News / Middle East

Egypt Criticizes US Decision to Halt Aid

FILE - Egyptian army soldiers take their positions on top and next to their armored vehicles to guard an entrance of Tahrir Square, in Cairo. Obama administration is poised to slash hundreds of millions of dollars in military and economic assistance to Eg
FILE - Egyptian army soldiers take their positions on top and next to their armored vehicles to guard an entrance of Tahrir Square, in Cairo. Obama administration is poised to slash hundreds of millions of dollars in military and economic assistance to Eg
Reuters
Egypt on Thursday criticized the U.S. decision to halt some aid to the army-backed government following a crackdown on the Muslim Brotherhood that has plunged the country into a violent political crisis.
 
Washington faces a dilemma in dealing with a major regional ally that controls the strategic Suez Canal and borders Israel but whose army overthrew the first freely elected president, Mohamed Morsi, after mass protests against his rule.
 
It said on Wednesday it would withhold deliveries of tanks, fighter aircraft, helicopters and missiles as well as $260 million in cash aid but left some other aid programs intact.
 
U.S. Foreign Assistance to EgyptU.S. Foreign Assistance to Egypt
x
U.S. Foreign Assistance to Egypt
U.S. Foreign Assistance to Egypt
The U.S. position highlights the dilemma and also exposes differences with key Gulf ally Saudi Arabia, which had welcomed Morsi's removal and has lavished extensive financial support to the new government.
 
It also raises the question of where Egypt, the second largest recipient of U.S. aid after Israel, could now turn for more military aid.
 
“The decision was wrong. Egypt will not surrender to American pressure and is continuing its path towards democracy as set by the roadmap,” Foreign Ministry spokesman Badr Abdelatty told a private Egyptian radio station Radio FM.
 
Abdelatty later said in a statement the decision “posed serious questions around the United States' readiness to provide stable strategic support for Egypt's security programs”.
 
The decision was made pending progress on democracy and human rights but the State Department said it would continue military support for counter terrorism, counter-proliferation and security in the Sinai Peninsula, which borders U.S. ally Israel. It will also continue to provide funding in areas such as education, health and private sector development.
 
The private, anti-Islamist leaning Tahrir newspaper was even bolder in its criticism, with a headline proclaiming, “Let the American aid go to hell”.
 
Crackdown
 
The army ousted Morsi in July, installed an interim government and presented a political “roadmap” it promised would lead to fair elections.
 
The Brotherhood refuses to work with the military, which it says staged a coup and sabotaged Egypt's democratic gains after a revolt toppled autocratic President Hosni Mubarak in 2011.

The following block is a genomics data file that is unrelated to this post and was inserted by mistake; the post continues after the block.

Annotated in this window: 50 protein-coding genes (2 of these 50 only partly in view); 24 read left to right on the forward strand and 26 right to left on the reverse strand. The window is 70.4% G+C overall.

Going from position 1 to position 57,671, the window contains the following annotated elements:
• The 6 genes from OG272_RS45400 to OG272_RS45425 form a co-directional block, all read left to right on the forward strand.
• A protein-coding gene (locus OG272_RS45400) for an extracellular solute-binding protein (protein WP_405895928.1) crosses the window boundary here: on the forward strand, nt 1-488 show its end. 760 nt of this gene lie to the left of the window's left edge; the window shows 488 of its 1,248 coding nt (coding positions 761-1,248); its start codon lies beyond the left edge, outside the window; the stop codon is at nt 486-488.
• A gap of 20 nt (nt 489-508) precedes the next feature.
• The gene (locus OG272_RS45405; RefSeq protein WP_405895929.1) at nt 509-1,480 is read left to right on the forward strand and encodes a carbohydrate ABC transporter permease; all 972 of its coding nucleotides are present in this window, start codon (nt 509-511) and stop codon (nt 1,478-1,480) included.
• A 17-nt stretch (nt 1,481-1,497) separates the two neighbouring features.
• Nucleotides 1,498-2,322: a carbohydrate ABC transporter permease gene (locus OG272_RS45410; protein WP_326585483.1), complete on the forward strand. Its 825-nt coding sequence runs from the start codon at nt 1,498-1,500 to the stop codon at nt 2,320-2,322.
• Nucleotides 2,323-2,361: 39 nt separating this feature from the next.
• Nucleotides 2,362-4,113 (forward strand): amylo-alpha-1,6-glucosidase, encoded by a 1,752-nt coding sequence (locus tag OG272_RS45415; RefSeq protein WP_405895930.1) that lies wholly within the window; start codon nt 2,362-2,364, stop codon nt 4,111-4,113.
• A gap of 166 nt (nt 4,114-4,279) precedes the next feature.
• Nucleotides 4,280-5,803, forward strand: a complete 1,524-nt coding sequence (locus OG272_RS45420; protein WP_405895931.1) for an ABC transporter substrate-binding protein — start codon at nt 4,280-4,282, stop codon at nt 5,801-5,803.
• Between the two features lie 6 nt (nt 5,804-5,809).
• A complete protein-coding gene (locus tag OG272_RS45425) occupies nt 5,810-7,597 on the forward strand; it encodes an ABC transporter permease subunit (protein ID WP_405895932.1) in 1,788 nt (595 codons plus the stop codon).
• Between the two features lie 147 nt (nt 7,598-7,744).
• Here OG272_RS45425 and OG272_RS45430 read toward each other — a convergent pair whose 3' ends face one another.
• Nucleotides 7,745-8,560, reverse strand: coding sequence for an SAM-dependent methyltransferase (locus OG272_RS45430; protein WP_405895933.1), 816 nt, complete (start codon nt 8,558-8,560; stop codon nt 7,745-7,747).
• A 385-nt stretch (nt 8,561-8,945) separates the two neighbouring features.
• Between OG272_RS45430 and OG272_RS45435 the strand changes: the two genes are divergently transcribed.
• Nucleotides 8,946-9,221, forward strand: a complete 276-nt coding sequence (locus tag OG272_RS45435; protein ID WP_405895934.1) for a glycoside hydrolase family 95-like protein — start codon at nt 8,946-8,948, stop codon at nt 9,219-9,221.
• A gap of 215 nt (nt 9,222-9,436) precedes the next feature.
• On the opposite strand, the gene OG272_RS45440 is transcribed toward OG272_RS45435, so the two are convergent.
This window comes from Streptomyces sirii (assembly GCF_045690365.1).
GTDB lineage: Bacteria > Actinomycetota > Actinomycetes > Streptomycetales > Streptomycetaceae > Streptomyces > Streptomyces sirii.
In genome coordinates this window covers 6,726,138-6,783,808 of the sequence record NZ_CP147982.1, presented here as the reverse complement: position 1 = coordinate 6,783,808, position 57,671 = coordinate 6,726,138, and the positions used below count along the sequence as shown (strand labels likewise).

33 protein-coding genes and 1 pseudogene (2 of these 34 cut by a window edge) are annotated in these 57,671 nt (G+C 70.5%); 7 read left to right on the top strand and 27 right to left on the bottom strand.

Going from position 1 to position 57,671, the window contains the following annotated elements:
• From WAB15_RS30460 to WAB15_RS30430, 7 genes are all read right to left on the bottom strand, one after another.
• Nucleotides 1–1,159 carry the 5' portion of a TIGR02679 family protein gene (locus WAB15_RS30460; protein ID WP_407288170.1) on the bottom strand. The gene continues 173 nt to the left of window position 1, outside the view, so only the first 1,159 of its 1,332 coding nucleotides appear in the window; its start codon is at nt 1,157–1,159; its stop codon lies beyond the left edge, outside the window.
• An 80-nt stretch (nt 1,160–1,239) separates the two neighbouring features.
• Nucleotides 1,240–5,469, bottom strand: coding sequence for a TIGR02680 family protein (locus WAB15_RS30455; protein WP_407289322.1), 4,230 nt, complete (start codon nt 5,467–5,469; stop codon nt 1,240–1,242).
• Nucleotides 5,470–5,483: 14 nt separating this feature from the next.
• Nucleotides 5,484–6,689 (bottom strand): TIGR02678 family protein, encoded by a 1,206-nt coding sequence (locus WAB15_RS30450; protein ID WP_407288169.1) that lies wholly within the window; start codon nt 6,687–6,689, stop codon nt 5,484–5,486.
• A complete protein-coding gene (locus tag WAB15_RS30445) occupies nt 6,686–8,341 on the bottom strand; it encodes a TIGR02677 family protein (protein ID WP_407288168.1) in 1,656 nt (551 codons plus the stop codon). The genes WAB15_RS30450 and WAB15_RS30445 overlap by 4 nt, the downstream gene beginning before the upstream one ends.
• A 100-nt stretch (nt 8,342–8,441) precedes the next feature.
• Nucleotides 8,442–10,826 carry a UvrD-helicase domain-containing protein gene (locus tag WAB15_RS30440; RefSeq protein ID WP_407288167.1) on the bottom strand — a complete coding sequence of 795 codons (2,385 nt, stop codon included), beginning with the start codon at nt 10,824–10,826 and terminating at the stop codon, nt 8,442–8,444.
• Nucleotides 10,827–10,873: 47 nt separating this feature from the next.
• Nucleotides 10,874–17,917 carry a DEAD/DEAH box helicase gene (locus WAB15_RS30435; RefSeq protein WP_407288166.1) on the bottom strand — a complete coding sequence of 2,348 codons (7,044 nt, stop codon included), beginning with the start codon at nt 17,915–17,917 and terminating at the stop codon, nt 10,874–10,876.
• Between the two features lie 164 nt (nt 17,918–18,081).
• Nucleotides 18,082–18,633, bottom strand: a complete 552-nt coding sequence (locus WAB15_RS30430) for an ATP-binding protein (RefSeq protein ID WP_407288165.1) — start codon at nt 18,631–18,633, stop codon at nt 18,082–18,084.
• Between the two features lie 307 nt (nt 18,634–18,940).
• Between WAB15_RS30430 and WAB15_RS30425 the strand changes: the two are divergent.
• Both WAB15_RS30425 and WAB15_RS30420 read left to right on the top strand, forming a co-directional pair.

Egypt's security forces have cracked down hard on the Brotherhood since Morsi's overthrow, crushing two pro-Morsi protest camps, killing hundreds, and then arresting scores from the group, including much of the senior leadership.
 
Morsi himself has been held in a secret location since his ouster. He is due to face trial on Nov. 4 on charges of inciting violence, in a move that is likely to further inflame tensions between the army and the Brotherhood.
 
The army-backed government also declared a state of emergency and imposed a curfew. A court order has banned the Brotherhood, Egypt's oldest and most influential Islamist group, that dominated national elections since Mubarak's overthrow.
 
Widening violence
 
The U.S. decision demonstrated its unhappiness with Egypt's path since Morsi was ousted.
 
In the latest violence, pro-Morsi supporters clashed with security forces and political opponents on Sunday, with state media reporting 57 people dead.
 
Raising the specter of more bloodshed, the political wing of the now-banned Brotherhood, the Freedom and Justice Party, called for a “million-man march” on Friday to head towards Tahrir, cradle of the demonstrations that overthrew Mubarak.
 
Besides the political crisis that has decimated tourism and investment in the most populous Arab state, Egypt is witnessing a wave of Islamist militant attacks against security forces that has occasionally spilled over beyond the Sinai region.
 
On Thursday, one police and three army conscripts were killed in a car bomb attack in the region, which is near Israel and the Gaza Strip, security sources said. Militants also claimed a failed assassination attack on the Egyptian interior minister last month.
 
U.S. Defense Secretary Chuck Hagel called Egyptian army chief General Abdel Fattah al-Sisi to tell him about the decision, stressing the relationship's importance but underscored that Egypt must move towards democracy.
 
The military denies it carried out a coup, saying it responded to the will of the people.
 
Abdelatty, the foreign ministry spokesman, said Egypt was “keen on continuing good relations with the United States”.
 
“[Egypt] will take decisions relating to internal affairs with complete independence, without external influences and will work on guaranteeing to secure its vital needs in a continued and orderly manner, especially with regards to national security,” he added.
 
Egypt has for decades been among the largest recipients of U.S. military and economic aid because of its 1979 peace treaty with Israel, which agreed as a result of the pact to withdraw from the Sinai Peninsula it seized from Egypt in 1967.
 
The United States has long provided Egypt with about $1.55 billion in annual aid, including $1.3 billion for the military.

You May Like

Video For West Ukraine City, Conflict Far Away Yet Near

Physically and culturally close to Western Europe, Lviv feels solidarity with compatriots in country’s east but says they need to decide own future More

West African Women Disproportionately Affected by Ebola